In the Class C boys race, Lisbon sophomore Aidan Laviolette raced to a second-place finish. He completed the race in 17:16.34, less than six seconds behind champion Will Perkins of Boothbay (17:10.72).

Laviolette’s time was the 26th best among all classes at Saturday’s state championships, making him the first alternate for the New England championships this Saturday in Manchester, Connecticut.


Winthrop freshman James Cognata placed sixth in the Class C boys race with a time of 17:58.75. Mt. Abram’s Jacob Butterfield (18:09.36) took ninth, St. Dom’s William Levasseur (18:12.68) was 13th, while Dirigo’s Blaine Wilkins (18:21.16) and Monmouth’s Joe Crocker (18:23.25) were 15th and 16th, respectively.

Boothbay’s Will Perkins celebrates as he wins the Class C boys’ race. Perkins finished in 17:10.72, about six seconds in front of Lisbon’s Aidan Laviolette. Shawn Patrick Ouellette/Portland Press Herald Buy this Photo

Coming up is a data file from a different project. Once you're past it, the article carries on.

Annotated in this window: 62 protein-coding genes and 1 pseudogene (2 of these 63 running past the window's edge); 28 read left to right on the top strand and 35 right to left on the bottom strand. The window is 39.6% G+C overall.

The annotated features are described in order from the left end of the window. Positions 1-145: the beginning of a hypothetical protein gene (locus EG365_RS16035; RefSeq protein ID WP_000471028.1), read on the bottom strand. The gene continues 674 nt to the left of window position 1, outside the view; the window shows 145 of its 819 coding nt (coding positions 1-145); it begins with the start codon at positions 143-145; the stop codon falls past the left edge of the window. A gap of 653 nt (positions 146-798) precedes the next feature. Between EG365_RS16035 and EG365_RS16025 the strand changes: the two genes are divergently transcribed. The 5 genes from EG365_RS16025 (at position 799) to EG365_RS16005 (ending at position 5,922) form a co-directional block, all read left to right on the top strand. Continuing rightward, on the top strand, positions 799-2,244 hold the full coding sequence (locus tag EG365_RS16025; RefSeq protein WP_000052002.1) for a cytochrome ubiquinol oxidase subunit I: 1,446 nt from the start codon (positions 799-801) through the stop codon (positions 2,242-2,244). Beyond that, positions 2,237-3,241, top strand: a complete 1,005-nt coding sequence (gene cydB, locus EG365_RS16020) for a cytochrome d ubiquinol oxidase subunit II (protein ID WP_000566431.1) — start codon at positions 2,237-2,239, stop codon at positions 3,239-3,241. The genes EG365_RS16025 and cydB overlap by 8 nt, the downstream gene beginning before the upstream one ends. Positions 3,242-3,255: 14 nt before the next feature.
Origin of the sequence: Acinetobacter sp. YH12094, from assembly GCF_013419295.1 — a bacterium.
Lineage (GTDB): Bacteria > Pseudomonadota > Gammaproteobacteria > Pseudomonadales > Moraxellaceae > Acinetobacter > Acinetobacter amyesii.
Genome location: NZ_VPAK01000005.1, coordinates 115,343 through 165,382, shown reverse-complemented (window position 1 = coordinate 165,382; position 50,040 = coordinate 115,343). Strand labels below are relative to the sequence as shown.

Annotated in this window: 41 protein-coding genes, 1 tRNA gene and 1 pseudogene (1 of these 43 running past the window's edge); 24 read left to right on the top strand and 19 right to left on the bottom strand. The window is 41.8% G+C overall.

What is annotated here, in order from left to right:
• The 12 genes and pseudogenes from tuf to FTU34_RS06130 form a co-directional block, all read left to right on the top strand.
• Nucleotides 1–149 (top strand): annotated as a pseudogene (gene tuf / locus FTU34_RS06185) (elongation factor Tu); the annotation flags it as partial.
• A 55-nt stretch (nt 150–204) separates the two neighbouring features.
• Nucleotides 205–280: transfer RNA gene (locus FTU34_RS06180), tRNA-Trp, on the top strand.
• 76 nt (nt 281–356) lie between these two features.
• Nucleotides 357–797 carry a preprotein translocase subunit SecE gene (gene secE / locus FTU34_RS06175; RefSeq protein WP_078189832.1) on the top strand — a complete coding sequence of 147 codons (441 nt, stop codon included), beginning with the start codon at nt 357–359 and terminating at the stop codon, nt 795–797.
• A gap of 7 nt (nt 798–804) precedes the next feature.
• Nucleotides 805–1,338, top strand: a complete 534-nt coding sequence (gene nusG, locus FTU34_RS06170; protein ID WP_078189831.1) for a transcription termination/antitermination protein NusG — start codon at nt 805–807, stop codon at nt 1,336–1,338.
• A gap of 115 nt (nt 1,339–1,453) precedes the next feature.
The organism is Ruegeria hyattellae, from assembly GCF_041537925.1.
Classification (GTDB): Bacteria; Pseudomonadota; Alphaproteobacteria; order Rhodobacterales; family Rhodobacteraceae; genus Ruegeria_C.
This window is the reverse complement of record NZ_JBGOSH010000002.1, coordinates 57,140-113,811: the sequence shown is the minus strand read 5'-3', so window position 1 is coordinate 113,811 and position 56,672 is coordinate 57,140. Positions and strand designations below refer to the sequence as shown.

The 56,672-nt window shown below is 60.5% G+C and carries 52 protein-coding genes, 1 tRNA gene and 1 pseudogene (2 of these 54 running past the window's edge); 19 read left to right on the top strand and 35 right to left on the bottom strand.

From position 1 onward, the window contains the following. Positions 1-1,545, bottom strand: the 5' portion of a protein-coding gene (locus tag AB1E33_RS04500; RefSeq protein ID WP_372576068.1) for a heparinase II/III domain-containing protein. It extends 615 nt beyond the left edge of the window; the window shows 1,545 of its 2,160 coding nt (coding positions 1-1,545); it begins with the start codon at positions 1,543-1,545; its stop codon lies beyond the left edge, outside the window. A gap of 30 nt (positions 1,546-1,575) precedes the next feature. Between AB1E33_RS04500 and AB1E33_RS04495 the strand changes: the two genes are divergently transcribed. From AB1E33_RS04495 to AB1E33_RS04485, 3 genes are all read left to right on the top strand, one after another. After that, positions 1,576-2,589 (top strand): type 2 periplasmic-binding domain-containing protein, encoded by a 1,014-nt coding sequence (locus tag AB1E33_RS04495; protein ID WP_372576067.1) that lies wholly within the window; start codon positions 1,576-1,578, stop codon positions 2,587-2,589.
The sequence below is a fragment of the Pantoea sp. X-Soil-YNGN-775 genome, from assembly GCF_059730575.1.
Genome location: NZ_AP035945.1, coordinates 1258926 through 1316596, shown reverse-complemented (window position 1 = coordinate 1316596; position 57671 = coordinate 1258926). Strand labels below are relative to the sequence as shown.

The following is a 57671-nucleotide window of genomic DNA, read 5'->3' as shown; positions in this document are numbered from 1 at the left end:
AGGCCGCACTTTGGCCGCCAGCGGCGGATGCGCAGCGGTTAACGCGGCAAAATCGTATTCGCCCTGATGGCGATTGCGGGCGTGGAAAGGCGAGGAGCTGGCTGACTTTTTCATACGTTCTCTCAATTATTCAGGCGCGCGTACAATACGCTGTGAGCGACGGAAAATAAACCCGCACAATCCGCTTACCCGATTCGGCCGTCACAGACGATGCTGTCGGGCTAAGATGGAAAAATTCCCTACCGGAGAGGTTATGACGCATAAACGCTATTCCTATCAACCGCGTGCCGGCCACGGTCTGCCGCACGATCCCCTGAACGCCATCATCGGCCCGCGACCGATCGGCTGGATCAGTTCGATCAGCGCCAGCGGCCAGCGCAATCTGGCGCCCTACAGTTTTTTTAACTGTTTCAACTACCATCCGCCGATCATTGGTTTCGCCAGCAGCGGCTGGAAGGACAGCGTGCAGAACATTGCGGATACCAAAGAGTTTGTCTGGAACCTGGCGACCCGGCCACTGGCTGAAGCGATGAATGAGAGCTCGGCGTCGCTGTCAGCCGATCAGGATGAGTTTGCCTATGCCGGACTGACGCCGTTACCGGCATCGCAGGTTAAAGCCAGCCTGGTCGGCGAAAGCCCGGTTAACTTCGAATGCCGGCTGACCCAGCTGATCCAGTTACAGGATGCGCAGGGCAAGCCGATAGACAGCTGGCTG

Perkins is Boothbay’s first individual state champion. Laviolette and Maine Coast junior Seamus Woodruff finished within 10 seconds of Perkins after pulling even with him in the last third of the race.

“It was a great race,” Perkins said. “I felt a little more tired in the third mile of this race, but it was a lot more fun.”

Along with Mt. Ararat in Class A, Greely of Cumberland in Class B and Maine Coast Waldorf in Class C took home state championships. Those teams, along with Bangor, Brunswick and Scarborough, qualified for the New England championships next Saturday in Manchester, Connecticut, as did the 25 individual runners who managed to beat 17 minutes, 15 seconds over the 5K course.

The nine fastest times were posted in a highly competitive Class A race, led by Berry-Gaviria’s time of 15 minutes, 51.76 seconds. Class B produced the closest finish, with Cape Elizabeth senior Jack Bassett again emerging late in the race from a trio that included runner-up Jarrett Gulden of Lincoln Academy of Newcastle and Griffin Allaire of Wells.

Bassett won in 16:40.53, with Gulden two seconds back and Allaire another 10 behind.